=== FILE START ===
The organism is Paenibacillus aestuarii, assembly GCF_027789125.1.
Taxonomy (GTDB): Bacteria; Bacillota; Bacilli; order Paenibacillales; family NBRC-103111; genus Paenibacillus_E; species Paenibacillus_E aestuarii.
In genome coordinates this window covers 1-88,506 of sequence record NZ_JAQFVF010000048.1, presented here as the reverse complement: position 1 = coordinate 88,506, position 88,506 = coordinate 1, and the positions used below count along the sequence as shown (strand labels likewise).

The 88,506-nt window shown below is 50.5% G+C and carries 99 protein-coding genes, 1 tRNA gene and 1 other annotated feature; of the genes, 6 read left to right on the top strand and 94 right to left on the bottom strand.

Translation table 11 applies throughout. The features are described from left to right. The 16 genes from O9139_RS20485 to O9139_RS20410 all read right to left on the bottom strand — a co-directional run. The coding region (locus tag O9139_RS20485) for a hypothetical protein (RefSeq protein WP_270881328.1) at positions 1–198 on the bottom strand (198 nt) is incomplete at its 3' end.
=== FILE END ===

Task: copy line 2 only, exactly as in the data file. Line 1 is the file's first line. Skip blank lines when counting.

Taxonomy (GTDB): Bacteria; Bacillota; Bacilli; order Paenibacillales; family NBRC-103111; genus Paenibacillus_E; species Paenibacillus_E aestuarii.